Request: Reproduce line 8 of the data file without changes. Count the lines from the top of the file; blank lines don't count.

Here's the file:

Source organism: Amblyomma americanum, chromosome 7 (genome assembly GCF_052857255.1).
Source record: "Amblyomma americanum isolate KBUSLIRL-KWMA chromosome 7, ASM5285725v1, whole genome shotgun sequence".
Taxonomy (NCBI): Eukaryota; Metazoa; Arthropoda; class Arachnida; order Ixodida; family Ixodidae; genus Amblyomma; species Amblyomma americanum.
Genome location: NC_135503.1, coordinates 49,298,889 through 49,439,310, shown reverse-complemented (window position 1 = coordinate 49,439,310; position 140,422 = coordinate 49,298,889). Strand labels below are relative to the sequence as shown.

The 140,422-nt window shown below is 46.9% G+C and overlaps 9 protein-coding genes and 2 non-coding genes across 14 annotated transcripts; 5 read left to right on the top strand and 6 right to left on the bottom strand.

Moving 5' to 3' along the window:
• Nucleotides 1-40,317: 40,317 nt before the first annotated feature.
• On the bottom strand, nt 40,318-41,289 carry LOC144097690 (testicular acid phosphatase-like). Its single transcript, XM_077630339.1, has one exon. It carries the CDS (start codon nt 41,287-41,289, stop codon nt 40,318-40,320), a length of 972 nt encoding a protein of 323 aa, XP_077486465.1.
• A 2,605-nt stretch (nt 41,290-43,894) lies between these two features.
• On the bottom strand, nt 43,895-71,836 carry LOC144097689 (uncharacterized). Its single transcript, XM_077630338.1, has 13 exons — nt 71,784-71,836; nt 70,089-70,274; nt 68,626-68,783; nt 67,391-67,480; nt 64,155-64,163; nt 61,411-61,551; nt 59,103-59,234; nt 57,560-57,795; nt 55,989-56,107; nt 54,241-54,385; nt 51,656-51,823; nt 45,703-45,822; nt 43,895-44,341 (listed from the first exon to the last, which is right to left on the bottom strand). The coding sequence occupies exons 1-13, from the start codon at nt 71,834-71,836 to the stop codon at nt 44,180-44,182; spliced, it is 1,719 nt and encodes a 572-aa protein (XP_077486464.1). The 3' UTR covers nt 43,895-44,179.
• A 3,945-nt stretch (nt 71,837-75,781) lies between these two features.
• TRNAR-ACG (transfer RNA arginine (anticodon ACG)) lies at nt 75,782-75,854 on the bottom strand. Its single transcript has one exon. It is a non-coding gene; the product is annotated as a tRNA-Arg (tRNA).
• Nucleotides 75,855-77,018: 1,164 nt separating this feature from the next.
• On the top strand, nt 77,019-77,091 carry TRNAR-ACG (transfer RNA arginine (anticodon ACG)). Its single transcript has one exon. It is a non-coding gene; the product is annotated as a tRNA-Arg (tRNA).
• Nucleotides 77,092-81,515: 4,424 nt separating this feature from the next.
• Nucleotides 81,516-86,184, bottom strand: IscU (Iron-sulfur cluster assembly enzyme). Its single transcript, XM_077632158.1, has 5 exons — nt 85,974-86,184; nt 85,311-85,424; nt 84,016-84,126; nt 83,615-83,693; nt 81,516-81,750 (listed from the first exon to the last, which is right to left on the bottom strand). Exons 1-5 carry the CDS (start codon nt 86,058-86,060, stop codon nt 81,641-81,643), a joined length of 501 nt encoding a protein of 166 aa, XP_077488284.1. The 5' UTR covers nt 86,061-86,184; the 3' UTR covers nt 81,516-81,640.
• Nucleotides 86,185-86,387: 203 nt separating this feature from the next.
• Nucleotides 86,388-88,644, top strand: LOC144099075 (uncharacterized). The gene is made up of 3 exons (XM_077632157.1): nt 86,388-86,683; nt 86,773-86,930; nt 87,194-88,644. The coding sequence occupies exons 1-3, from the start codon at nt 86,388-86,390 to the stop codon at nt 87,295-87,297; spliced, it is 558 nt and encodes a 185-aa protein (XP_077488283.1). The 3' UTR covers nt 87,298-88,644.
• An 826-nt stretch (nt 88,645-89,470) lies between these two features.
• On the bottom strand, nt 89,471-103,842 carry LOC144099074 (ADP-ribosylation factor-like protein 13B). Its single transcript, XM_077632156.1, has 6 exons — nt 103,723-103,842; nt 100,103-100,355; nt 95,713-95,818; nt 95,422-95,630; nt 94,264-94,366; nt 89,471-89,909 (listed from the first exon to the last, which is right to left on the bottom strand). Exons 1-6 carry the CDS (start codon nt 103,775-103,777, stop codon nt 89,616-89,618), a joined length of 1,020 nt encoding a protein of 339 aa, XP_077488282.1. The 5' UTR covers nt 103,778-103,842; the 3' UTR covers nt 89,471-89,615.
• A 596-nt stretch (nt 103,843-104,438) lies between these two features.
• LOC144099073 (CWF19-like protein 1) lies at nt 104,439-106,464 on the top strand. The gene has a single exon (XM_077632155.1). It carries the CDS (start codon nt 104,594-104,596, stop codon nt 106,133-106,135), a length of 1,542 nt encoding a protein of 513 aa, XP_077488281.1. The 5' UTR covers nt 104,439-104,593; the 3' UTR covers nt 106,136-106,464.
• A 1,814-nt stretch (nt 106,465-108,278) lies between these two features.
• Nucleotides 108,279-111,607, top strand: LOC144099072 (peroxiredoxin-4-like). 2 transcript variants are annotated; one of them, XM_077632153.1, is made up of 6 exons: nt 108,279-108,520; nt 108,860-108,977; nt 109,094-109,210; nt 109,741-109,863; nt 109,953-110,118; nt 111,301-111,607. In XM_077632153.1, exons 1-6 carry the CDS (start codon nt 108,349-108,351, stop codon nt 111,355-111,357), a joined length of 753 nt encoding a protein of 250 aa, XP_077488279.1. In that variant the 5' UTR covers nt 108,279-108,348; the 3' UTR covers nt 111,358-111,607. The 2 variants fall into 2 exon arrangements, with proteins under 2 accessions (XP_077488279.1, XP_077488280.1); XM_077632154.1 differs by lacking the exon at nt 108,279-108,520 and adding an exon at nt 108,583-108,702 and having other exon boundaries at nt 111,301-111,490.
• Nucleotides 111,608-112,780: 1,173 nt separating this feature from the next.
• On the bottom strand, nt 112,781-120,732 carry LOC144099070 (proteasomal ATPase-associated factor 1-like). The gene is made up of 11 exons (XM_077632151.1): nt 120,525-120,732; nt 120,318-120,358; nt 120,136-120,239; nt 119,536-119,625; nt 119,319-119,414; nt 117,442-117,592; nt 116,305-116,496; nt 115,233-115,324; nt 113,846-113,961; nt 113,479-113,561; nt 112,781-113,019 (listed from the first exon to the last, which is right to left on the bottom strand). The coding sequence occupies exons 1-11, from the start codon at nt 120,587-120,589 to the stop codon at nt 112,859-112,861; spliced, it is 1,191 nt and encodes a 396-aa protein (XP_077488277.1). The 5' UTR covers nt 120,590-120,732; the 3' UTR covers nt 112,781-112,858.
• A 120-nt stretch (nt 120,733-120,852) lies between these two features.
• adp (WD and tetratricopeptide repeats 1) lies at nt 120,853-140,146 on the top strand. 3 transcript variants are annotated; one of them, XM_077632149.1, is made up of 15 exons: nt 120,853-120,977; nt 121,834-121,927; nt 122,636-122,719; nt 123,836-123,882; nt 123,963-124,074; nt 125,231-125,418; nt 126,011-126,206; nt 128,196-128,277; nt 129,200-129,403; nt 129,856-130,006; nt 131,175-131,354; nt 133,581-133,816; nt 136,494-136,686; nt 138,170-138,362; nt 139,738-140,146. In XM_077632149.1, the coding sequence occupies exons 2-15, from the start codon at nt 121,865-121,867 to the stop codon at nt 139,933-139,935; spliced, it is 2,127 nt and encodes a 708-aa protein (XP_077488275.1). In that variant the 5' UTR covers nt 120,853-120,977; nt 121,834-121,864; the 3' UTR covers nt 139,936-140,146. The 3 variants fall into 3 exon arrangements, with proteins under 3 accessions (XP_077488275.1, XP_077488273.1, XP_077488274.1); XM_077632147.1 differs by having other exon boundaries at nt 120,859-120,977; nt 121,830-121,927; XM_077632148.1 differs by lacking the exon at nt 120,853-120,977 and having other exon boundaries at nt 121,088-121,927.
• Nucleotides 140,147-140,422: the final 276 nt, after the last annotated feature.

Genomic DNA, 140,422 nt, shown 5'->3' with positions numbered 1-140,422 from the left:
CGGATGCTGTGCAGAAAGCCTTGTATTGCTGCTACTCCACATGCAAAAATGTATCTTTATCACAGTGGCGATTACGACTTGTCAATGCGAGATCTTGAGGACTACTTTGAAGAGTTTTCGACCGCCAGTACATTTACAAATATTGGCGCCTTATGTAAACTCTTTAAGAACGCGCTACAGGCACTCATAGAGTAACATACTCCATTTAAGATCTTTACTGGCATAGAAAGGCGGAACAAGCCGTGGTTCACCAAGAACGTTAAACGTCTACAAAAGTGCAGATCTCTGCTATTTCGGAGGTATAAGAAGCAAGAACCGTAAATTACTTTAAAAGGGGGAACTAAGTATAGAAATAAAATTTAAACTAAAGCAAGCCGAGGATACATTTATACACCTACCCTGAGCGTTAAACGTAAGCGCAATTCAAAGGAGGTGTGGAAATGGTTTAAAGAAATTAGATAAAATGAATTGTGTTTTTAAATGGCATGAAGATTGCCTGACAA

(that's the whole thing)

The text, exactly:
• On the bottom strand, nt 40,318-41,289 carry LOC144097690 (testicular acid phosphatase-like). Its single transcript, XM_077630339.1, has one exon. It carries the CDS (start codon nt 41,287-41,289, stop codon nt 40,318-40,320), a length of 972 nt encoding a protein of 323 aa, XP_077486465.1.